Is Netflix (NASDAQ:NFLX) about to enter the digital downloads race? I received an email with an attached screenshot today, showing downloads as a genre page option.

I'm a pretty cynical guy. I've seen some pretty amazing images that Adobe (NASDAQ:ADBE) fans have doctored with a copy of Photoshop. I had to kick the tires myself and see.

I went ahead and entered "fitness" into the search box off the Netflix home page. I then clicked on the Genre Matches option. Sure enough, one of the 15 genre categories reads "Downloadable: Downloadable Foreign."

Clicking on it won't help. It simply dumps you off at the general Sports & Fitness category. However, why is it even there? Wardrobe malfunction or software malfunction, something is being coded into the Netflix site and this may have been a premature slip, but something is clearly in the works.

I hope that Netflix doesn't rush its entry here. Just because (NASDAQ:AMZN) and Apple Computer (NASDAQ:AAPL) announced digital film download initiatives earlier this month doesn't mean that Netflix needs to jump in right away. This is a market that will take years to develop. However, if the company really is just about ready to hit us with its best shot, there's no harm in taking a swing at this point.

Digital downloading will be an interesting situation for Netflix. The present model revolves around the magic of restraint despite a seemingly unlimited rentals model. Netflix is quick on the delivery. With the exception of hyperactive renters or those living in rural pockets, Netflix prides itself on achieving overnight delivery of rented titles through conventional post office means. However, even if it takes two days between the time you drop a disc in your mailbox, Netflix receives it, and you get your next film, we tend to hold on to the DVDs for a lot longer than we think. The typical subscriber in the most popular 3-out plan actually only averages six rentals in any given month. That's a good thing, as Netflix would be losing money on postage and revenue-sharing deals if subscribers were going through a lot more discs than that.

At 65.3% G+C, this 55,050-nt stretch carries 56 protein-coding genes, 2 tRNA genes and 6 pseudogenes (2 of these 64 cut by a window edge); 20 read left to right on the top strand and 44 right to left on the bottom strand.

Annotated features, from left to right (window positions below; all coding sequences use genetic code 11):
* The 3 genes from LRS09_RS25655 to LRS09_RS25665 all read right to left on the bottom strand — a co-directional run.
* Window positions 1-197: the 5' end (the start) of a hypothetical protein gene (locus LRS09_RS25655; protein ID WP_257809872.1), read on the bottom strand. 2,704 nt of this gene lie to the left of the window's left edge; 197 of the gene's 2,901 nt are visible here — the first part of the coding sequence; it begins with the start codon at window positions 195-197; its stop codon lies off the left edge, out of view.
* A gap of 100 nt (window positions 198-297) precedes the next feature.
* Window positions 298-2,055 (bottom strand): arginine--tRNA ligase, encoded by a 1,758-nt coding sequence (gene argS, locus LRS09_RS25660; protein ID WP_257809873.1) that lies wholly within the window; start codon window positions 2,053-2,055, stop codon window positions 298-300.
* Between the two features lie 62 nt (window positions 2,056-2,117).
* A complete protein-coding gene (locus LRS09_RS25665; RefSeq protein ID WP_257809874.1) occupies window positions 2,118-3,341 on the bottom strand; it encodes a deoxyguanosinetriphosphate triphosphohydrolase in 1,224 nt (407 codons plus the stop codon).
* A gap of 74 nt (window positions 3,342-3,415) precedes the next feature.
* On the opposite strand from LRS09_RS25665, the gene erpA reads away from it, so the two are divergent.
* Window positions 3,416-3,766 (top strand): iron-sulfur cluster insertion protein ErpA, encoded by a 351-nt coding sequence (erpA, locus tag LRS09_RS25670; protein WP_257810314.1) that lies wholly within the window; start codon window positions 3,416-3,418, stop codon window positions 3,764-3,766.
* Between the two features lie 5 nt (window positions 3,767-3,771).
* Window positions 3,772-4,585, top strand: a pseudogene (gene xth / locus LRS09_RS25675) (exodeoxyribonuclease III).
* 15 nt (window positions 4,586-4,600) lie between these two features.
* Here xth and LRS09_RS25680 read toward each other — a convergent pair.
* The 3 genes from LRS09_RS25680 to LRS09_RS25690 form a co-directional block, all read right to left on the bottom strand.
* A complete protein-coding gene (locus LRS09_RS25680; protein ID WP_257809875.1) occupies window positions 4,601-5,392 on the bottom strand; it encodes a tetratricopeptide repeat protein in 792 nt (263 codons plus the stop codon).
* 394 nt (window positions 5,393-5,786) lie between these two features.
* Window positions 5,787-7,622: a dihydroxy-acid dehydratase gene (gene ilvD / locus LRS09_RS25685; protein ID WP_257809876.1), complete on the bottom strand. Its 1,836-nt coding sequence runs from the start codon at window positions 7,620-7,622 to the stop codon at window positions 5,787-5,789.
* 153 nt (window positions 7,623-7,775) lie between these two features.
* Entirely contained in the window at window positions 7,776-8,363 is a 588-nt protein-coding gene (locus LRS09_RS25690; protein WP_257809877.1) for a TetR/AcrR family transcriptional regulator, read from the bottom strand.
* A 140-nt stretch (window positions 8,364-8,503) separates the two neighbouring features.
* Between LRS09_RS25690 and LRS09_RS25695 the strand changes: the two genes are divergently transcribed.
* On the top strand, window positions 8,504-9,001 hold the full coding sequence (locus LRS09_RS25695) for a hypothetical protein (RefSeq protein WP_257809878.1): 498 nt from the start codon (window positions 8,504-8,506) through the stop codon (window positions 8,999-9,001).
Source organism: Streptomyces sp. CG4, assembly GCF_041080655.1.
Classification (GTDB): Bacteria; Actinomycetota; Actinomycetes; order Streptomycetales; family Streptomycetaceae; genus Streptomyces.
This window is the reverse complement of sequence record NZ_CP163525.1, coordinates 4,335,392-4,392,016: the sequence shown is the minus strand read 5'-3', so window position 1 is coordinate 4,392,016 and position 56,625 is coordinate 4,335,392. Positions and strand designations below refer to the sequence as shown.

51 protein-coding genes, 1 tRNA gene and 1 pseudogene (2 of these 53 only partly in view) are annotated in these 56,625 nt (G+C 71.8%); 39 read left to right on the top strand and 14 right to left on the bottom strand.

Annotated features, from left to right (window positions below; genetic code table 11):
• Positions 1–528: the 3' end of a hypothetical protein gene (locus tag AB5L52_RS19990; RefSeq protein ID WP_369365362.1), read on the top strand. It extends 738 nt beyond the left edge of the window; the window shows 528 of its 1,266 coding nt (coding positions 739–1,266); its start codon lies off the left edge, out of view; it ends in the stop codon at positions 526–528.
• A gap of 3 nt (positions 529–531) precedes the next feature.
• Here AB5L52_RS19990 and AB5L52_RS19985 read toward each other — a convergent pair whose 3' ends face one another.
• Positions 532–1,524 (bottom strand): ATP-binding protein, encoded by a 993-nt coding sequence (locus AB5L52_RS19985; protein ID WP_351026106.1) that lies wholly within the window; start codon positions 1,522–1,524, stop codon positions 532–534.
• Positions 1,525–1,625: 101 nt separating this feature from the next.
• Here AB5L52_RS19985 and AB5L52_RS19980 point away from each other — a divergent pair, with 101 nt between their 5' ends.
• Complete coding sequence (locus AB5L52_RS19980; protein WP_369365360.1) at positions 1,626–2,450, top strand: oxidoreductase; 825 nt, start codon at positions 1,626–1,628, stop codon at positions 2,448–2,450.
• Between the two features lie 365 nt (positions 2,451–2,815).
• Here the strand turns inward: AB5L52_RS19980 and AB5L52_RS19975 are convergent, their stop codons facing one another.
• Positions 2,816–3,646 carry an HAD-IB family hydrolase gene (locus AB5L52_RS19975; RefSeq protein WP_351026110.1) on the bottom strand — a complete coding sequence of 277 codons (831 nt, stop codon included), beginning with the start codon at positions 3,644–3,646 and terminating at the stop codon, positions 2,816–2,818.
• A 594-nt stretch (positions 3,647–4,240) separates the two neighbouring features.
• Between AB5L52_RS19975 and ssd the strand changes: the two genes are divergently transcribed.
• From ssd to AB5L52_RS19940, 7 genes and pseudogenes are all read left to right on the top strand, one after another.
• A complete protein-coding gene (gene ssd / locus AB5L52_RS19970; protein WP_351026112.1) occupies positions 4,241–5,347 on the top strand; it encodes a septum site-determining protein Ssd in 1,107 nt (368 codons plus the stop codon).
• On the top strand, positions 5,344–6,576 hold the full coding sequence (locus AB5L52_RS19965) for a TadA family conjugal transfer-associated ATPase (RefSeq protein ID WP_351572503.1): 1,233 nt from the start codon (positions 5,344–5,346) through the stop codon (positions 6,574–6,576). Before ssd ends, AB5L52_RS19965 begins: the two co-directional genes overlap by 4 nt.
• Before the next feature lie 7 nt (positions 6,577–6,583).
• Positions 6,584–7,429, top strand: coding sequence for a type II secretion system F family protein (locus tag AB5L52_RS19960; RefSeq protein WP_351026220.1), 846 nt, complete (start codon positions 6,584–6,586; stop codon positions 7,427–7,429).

Delivering films through broadband connections would save Netflix on postage and inventory purchases, but this still isn't a service that can be given away. This would not work under the smorgasbord model that Netflix pioneered if a subscriber keeps hitting up Netflix for a new download every few hours.

Sure, I'm jumping the gun here. Who knows how far along this service really is from reality? CEO Reed Hastings probably knows, but he probably wouldn't tell me. All we have to go on right now is a peculiar glitch in the Netflix site and the optimistic expectation that the same company that has been able to win over celluloid buffs on the DVD front is gearing up so it's not a forgotten player in the inevitable digitally delivered age.

Now someone tell me why foreign fitness films are peculiar trial balloons.

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Longtime Fool contributor Rick Munarriz has been a Netflix subscriber -- and shareholder -- since 2002. He is also part of the Rule Breakers newsletter research team, seeking out tomorrow's ultimate growth stocks a day early. T he Fool has a disclosure policy.